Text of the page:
A new form of security identification could soon see the light of day and help us protect our data from hackers and cybercriminals. Quantum mathematicians at the University of Copenhagen have solved a mathematical riddle that allows for a person's geographical location to be used as a personal ID that is secure against even the most advanced cyber attacks.
People have used codes and encryption to protect information from falling into the wrong hands for thousands of years. Today, encryption is widely used to protect our digital activity from hackers and cybercriminals who assume false identities and exploit the internet and our increasing number of digital devices to steal from us.
As such, there is an ever-growing need for new security measures to detect hackers posing as our banks or other trusted institutions. Within this realm, researchers from the University of Copenhagen's Department of Mathematical Sciences have just made a giant leap.
"There is a constant battle in cryptography between those who want to protect information and those seeking to crack it. New security keys are being developed and later broken and so the cycle continues. Until, that is, a completely different type of key has been found." , says Professor Matthias Christandl.
For nearly twenty years, researchers around the world have been trying to solve the riddle of how to securely determine a person's geographical location and use it as a secure ID. Until now, this had not been possible by way of normal methods like GPS tracking.
"Today, there are no traditional ways, whether by internet or radio signals for example, to determine where another person is situated geographically with one hundred percent accuracy. Current methods are not unbreakable, and hackers can impersonate someone you trust even when they are far far away. However, quantum physics opens up a few entirely different possibilities," says Matthias Christandl.
Quantum physics makes hacking impossible
Using the laws of quantum physics, the researchers developed a new security protocol that uses a person's geographical location to guarantee that they are communicating with the right person. Position-based quantum encryption, as it is called, can be used to ensure that a person is speaking with an actual bank representative when the bank calls and asks a customer to make changes to their account.
"Ask yourself, why do I trust an employee at the bank counter? Because they're in a bank. Their location creates trust. This explains the principle behind pposition-based cryptography, where physical location is used to identify oneself," explains postdoc Andreas Bluhm.
The researchers' recipe for securing a person's location combines the information in a single quantum bit -- a qubit -- followed by classical bits, consisting of the ones and zeroes that we are familiar with from ordinary computers.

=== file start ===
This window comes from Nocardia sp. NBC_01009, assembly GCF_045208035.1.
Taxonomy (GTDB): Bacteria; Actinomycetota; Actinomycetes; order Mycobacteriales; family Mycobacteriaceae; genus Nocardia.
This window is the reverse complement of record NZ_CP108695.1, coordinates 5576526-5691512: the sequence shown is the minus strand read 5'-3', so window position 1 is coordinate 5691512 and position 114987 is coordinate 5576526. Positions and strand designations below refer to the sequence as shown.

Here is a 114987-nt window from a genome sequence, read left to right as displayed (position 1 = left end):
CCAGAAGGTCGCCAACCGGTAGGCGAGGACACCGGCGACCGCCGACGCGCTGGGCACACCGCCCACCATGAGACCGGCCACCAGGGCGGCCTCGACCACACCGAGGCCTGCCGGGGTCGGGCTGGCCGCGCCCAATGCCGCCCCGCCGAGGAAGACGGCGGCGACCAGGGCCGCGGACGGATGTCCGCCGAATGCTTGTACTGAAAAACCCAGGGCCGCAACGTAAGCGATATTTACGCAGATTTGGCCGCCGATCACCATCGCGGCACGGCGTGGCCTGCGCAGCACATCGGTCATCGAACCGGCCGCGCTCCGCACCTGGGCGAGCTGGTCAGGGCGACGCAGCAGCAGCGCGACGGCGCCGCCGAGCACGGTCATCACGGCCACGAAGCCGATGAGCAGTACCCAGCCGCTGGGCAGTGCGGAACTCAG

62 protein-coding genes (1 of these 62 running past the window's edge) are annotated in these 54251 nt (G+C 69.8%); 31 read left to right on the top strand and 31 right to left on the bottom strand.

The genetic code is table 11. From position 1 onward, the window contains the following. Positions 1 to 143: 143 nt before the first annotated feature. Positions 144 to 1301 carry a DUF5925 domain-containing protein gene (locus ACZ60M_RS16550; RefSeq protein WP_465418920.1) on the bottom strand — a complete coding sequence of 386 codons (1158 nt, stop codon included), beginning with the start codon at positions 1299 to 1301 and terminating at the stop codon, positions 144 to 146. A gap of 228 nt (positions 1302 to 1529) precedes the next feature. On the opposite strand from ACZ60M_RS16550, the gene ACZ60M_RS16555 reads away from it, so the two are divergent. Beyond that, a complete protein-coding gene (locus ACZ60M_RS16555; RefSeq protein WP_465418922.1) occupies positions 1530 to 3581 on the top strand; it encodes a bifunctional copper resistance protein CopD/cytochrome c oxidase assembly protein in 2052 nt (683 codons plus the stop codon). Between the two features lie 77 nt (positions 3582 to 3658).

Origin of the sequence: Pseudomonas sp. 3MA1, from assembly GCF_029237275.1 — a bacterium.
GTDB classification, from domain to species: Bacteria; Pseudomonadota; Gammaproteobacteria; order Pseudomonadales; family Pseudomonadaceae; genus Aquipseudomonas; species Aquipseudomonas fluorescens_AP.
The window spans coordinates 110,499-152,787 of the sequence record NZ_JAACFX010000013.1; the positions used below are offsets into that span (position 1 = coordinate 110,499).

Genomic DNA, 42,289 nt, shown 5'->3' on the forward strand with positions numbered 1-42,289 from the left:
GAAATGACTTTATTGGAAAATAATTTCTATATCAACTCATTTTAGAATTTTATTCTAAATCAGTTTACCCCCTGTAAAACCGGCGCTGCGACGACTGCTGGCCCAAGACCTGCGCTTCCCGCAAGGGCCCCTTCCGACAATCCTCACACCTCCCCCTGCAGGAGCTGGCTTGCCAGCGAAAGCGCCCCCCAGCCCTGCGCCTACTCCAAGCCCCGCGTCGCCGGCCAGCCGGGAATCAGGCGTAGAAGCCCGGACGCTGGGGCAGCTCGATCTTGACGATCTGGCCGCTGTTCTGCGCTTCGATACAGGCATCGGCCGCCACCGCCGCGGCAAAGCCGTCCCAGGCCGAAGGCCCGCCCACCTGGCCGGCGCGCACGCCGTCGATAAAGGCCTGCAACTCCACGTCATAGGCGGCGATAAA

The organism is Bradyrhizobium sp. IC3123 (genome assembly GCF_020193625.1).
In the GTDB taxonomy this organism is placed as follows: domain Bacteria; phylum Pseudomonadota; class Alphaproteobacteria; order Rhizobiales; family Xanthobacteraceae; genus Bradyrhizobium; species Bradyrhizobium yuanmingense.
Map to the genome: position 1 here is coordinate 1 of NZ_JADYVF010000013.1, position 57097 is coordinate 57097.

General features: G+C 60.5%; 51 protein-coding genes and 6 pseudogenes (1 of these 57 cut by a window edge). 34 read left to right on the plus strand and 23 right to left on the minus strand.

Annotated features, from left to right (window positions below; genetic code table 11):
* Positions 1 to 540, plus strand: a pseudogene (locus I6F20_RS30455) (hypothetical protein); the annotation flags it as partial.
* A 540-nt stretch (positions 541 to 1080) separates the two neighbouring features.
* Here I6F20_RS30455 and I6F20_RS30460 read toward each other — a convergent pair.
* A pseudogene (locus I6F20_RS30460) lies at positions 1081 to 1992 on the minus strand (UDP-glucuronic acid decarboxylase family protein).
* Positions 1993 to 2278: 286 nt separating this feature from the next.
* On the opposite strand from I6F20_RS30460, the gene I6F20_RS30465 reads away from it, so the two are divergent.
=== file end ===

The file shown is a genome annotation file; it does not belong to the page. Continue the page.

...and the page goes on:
Both types of bits are needed to send a message that is impossible for cybercriminals to read, hack or manipulate, and which can confirm whether a person is in your bank's office or in some far-off country.
The quantum bit serves as a kind of lock on the message, due to the role of Heisenberg's Uncertainty Principle in quantum physics, which causes quantum information to be disrupted and impossible to decode when trying to measure it. It is also due to what is known as the "no-cloning theorem," which makes quantum information impossible to intercept and secretly copy. This will remain the case for quite some time.
"Until a full-fledged quantum computer is built and hackers gain access to one, our method is completely secure and impossible to hack," says Andreas Bluhm.
Could soon be a reality
The researchers highlight the fact that the new method is particularly handy because only a single quantum bit is needed for position verification. So, unlike many other quantum technologies that require further development, this new discovery can be put to use today. Suitable quantum sources that can send a quantum bit of light already exist.
"The particular strength of our technique is that it is relatively straightforward to implement. We're already able to send individual quantum bits, which is all this technique requires," says Matthias Christandl.
The security ID needs to be developed commercially, by a company for example, before it can be widely adopted. However, its quantum foundation is in place.
The new research result is particularly useful in contexts where communications between two parties need to be extremely secure. This could be payments on the internet or transmission of sensitive personal data.
"Secure communication is a key element of our daily lives. Whenever we communicate with public authorities, our banks or any party that manages our personal data and information, we need to know that the people we're dealing with are those who we expect them to be -- and not criminals," says Andreas Bluhm.
Cite This Page: